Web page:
integrating into existing code

If you’re already using lua and you just want to use sol in some places, you can use state_view:

using state_view
int something_in_my_system (lua_State* L) {
        // start using Sol with a pre-existing system
        sol::state_view lua(L); // non-owning

        lua.script("print('bark bark bark!')");

        // get the table off the top of the stack
        sol::table expected_table(L, -1);
        // start using it...

        return 0; // or whatever you require of working with a raw function

sol::state_view is exactly like sol::state, but it doesn’t manage the lifetime of a lua_State*. Therefore, you get all the goodies that come with a sol::state without any of the ownership implications. Sol has no initialization components that need to deliberately remain alive for the duration of the program. It’s entirely self-containing and uses lua’s garbage collectors and various implementation techniques to require no state C++-side. After you do that, all of the power of Sol is available to you, and then some!

sol::state_view is also helpful when you want to create a DLL that loads some Lua module via requires.

You may also want to call require and supply a string of a script file or something that returns an object that you set equal to something in C++. For that, you can use the require functionality.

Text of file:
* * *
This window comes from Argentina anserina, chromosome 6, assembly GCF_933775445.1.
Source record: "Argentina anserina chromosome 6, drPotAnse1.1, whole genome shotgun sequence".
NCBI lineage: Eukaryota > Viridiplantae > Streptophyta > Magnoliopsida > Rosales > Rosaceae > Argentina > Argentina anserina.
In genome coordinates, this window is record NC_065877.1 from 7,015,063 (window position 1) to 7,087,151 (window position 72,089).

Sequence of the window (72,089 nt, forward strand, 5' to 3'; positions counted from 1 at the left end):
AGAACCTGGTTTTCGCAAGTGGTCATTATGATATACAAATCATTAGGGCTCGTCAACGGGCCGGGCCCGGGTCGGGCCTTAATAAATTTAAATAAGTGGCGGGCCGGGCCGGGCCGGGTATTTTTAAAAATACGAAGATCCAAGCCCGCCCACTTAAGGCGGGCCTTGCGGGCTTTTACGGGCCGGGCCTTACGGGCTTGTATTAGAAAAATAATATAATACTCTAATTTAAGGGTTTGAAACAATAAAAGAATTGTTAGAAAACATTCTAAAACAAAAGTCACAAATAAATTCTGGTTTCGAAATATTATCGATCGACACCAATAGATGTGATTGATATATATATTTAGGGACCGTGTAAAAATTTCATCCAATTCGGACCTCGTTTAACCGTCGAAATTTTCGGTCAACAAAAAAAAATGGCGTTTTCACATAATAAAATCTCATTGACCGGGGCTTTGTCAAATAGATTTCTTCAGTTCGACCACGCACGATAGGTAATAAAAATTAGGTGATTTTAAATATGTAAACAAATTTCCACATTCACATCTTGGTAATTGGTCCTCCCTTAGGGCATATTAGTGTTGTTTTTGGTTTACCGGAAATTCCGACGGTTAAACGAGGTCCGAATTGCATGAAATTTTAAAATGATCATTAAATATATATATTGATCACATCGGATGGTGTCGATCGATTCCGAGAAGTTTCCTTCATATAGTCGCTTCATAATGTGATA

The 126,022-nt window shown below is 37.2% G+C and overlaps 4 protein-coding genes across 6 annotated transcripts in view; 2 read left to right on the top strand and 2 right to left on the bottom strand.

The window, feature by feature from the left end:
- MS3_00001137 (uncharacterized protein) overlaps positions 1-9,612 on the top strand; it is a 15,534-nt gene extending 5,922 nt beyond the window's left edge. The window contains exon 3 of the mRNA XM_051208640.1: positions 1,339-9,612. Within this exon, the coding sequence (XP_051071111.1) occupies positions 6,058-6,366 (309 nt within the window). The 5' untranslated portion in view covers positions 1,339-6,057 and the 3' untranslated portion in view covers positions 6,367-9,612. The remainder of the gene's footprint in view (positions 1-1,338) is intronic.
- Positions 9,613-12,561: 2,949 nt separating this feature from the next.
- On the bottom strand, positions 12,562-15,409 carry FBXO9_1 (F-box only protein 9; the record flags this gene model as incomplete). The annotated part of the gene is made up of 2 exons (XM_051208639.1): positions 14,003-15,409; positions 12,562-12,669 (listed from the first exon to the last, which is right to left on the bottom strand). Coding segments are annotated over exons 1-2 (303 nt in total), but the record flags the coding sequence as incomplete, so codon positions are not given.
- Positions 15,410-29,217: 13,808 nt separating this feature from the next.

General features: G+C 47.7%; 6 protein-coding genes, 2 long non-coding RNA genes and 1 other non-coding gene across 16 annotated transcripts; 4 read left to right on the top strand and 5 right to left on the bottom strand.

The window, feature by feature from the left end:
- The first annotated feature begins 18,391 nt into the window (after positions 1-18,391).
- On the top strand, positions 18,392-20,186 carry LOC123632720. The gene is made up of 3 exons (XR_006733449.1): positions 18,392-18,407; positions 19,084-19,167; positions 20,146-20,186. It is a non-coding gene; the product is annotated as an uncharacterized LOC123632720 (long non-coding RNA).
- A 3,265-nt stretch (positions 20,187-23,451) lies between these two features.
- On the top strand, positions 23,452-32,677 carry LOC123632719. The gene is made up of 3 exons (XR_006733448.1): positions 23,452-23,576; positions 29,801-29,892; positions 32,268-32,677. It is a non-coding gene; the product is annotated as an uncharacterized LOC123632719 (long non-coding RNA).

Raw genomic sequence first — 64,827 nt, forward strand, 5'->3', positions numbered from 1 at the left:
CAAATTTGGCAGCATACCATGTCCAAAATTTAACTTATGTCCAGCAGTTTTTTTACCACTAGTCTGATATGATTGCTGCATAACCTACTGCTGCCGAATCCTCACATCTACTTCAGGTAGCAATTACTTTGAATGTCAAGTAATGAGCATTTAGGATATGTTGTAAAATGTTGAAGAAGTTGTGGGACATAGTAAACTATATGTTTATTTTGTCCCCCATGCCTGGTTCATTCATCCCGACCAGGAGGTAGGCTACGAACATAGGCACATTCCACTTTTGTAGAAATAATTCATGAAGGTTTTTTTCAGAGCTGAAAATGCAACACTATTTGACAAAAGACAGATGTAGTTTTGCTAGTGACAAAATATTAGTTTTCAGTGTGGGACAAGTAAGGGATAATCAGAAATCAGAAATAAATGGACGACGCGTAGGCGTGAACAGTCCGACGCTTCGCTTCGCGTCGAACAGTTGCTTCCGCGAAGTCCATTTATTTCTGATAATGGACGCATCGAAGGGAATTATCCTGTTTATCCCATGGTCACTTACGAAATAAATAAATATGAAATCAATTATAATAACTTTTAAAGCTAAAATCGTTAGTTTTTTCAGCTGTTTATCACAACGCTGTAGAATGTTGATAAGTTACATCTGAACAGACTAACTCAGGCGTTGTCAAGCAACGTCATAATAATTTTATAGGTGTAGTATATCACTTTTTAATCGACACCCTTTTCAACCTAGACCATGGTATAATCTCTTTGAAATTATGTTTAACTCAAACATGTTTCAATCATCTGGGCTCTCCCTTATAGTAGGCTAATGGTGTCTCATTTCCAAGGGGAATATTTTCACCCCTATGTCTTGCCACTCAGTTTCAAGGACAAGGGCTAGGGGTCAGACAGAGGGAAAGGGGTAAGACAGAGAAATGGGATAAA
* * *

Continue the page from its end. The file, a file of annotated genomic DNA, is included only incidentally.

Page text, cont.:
Remember that Sol can be as lightweight as you want it: almost all of Sol’s Lua types take the lua_State* argument and then a second int index stack index argument, meaning you can use tables, lua functions, coroutines, and other reference-derived objects that expose the proper constructor for your use. You can also set usertypes and other things you need without changing your entire architecture in one go.

You can even customize it to work with an external Lua wrapper/framework/library.

Note that you can also make non-standard pointer and reference types with custom reference counting and such also play nice with the system. See unique_usertype_traits<T> to see how! Custom types is also mentioned in the customization tutorial.

There are a few things that creating a sol::state does for you. You can read about it in the sol::state docs and call those functions directly if you need them.